Imagine driving at speeds so fast that it feels like a 45 kilogram dumbbell is pressing against your head, and you’re wearing so much heavy gear that you’re quickly drenched in sweat.
Now, imagine doing that for two hours.
That’s what Formula One drivers will be experiencing this weekend during the only full night race of the F1 season in Singapore, a city-state known for its heat and humidity that has recently been cloaked in haze from fires in Indonesia.
“(Singapore) is a very tough race, I think physically it’s the hardest one of the calendar as it’s very humid and long … and it’s a street race so your mind is working flat out,” said rookie British-Thai driver, Alex Albon, who Red Bull promoted to its Formula One team from sister squad Toro Rosso earlier this year.
Albon is aware of how much pressure his mind and body are under as he works the tight corners in Singapore. And, as one mistake can kill any driver’s chances of climbing up the leader board, Albon said he will look to minimize the risks in Singapore, by focusing his driving skills in the practice sessions up to the qualifying race.
But learning to deal with the challenges of any particular circuit is just part of the job for modern drivers who also need to deal with the publicity that comes with it.
Since Formula One’s transition into a blockbuster business in the 1990s, a sizable chunk of a driver’s time is taken up with the fanfare of meeting fans, sponsors and the media.
“Formula One is a very unique sport. For example, media has access to the drivers four minutes before they have to get in the car and race. I don’t think any other sport has that kind of access,” said Michael Italiano, Daniel Riccardo’s performance coach at Renault.
All that leads to the need for drivers to have two characters, one that juggles the demands of the business and the other that focuses on the sport, Italiano said.
“You have to be quite durable as an athlete,” he added.
All eyes on drivers
As one of the world’s most-watched annual sporting events, F1 drew 490 million unique television viewers in 2018, according to a Formula One statement.
Since its inaugural race in 2008, more than 490,000 international visitors have descended on Singapore for the grand prix, helping the city-state generate over $1.4 billion in tourism receipts, according to Jean Ng, executive director of sports at the Singapore Tourism Board.
And while the stereotype of petrol heads, roaring engines and a hefty carbon footprint cloud the image of F1, for the die-hard and emerging class of fans who closely follow the sport, the grand prix is about so much more.
It promises the the drama of a high-speed race, and a bonanza of weekend entertainment, which includes everything from concerts with A-list singers to luxurious parties.
The chance to meet a driver in the flesh also remains a draw for many.
In a tight, winding corridor in the Formula One paddock area, five-time world champion Lewis Hamilton zips by on his scooter. He’s just come from a driver signing session, where eager fans have crowded into a VIP suite in the hope of taking a photo or getting a piece of racing memorabilia signed by team driver.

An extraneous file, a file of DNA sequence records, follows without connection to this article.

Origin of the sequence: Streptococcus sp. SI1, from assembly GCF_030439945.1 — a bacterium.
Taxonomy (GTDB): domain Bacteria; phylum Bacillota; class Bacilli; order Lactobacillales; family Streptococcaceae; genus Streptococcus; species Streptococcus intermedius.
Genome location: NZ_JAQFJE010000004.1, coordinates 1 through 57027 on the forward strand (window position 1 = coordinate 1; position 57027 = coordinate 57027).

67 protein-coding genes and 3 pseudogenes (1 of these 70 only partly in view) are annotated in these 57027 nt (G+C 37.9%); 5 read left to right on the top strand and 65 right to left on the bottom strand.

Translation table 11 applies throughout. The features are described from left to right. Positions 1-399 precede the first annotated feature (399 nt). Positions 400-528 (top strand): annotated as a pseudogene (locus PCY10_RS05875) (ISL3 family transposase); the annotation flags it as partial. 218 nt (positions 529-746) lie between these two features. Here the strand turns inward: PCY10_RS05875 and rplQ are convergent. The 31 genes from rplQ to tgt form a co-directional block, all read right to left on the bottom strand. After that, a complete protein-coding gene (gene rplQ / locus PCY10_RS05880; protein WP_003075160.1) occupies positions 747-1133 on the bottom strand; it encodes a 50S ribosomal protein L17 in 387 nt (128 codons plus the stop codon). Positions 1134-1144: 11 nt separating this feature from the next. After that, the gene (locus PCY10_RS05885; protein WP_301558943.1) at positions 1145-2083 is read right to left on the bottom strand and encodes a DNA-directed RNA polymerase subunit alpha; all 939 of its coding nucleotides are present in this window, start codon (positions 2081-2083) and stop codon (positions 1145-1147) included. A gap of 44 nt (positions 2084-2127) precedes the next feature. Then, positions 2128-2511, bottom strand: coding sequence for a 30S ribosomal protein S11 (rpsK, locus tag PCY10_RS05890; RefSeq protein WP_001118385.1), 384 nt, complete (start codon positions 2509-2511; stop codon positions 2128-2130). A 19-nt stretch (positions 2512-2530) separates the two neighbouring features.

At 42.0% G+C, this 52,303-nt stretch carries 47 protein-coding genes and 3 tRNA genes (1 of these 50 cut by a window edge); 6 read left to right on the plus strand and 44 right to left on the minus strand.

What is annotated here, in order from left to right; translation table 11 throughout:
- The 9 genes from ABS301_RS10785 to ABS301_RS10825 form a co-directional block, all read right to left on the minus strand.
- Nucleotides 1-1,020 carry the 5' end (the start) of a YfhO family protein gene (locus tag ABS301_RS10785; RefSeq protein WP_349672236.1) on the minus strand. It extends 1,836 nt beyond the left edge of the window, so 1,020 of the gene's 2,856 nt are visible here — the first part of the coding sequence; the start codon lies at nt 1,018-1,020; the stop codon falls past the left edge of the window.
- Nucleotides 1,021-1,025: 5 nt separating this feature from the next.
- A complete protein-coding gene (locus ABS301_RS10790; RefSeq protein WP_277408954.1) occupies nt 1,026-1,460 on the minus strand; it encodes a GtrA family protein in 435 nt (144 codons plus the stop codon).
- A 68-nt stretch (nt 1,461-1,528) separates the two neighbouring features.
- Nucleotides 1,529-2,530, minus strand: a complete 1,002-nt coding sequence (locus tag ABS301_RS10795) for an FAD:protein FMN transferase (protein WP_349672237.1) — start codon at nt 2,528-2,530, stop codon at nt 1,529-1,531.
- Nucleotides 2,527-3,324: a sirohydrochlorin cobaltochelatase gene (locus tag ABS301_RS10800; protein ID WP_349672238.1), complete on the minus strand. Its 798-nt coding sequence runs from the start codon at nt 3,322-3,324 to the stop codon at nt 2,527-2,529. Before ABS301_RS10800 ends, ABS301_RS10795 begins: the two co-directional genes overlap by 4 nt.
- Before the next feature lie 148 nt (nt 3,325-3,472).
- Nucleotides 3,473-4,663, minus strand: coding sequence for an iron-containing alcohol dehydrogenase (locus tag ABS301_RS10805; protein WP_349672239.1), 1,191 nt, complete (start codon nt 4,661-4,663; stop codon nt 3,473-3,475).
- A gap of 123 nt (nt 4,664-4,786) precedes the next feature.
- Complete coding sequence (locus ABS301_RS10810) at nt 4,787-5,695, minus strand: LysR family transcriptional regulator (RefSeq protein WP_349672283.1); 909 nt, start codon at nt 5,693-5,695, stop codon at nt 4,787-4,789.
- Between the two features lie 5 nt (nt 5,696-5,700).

Amongst them is 19-year-old Singaporean Putera Dyann, who grew up watching the sport with his father, a McLaren supporter.
Dyann won a spot at the coveted signing event by coming second place in a simulated racing competition held earlier this month by Singapore GP organizers. Dyann faced off with dozens of other competitors, each gunning for the fastest speed for eight laps around a computerized circuit.
Inside the VIP suite, Dyann clutched a freshly signed poster by Alfa Romeo driver Kimi Raikkonen, and his own steering wheel.
“I’m waiting for Ferrari, I mean that would be the ultimate if any of the drivers signed my steering wheel,” said Dyann. “I don’t think some of the drivers like doing this, but I think some like the chance to engage with their fans.”
‘Knowing when to turn and when to turn off’
Dyann is just one type of emerging fan that the new rights holders of F1, Liberty Media, want to tap into.
Since buying the commercial rights for F1 from longtime British supremo Bernie Ecclestone in 2017, the American mass media company has made fan engagement a priority. As a consequence, they have loosened some of the strict rules that bound drivers and their teams.
Their focus has shifted on building the brand, with origins in Europe, through digital and social media platforms, and lifting its appeal to a new generation of younger, global fans.
“Liberty Media liberalized the regulations around social media, and this allowed drivers like Lewis Hamilton to start Instagramming and Snapchatting from the pits, from the car and so on and so forth,” said Aled Rees, a managing director of consultancy firm, CSM Sports and Entertainment.
Just one year ago, Hamilton had just over 16 million followers on Facebook, Twitter and Instagram. Now, he has more than 22 million.
The surge shows something is working. Rees says the extra connectivity gives fans instant behind-the-scenes access to drivers and teams of their choice.
But such immediate global exposure comes with its own set of challenges. With their every move monitored on and off the circuit, and with an array of entertainment options on hand, the distractions are endless.
“Daniel knows when to be on, and when he needs to be off, but I also keep him accountable, so when I see him on his phone when he doesn’t need to be, I’ll pull him up and tell him to rest his brain,” said Italiano.
Albon, who was just in Thailand to meet the prime minister before flying to Singapore, says all the distractions of publicity and fans fade into the background once he’s behind the wheel and on the track.
“There’s a couple of laps where everything connects and you’re in a hyper-focused state – it is intense, but we thrive for that feeling.”
CNN’s Zahra Jamshed, Sean Coppack and Jenny DeSantis contributed to this report.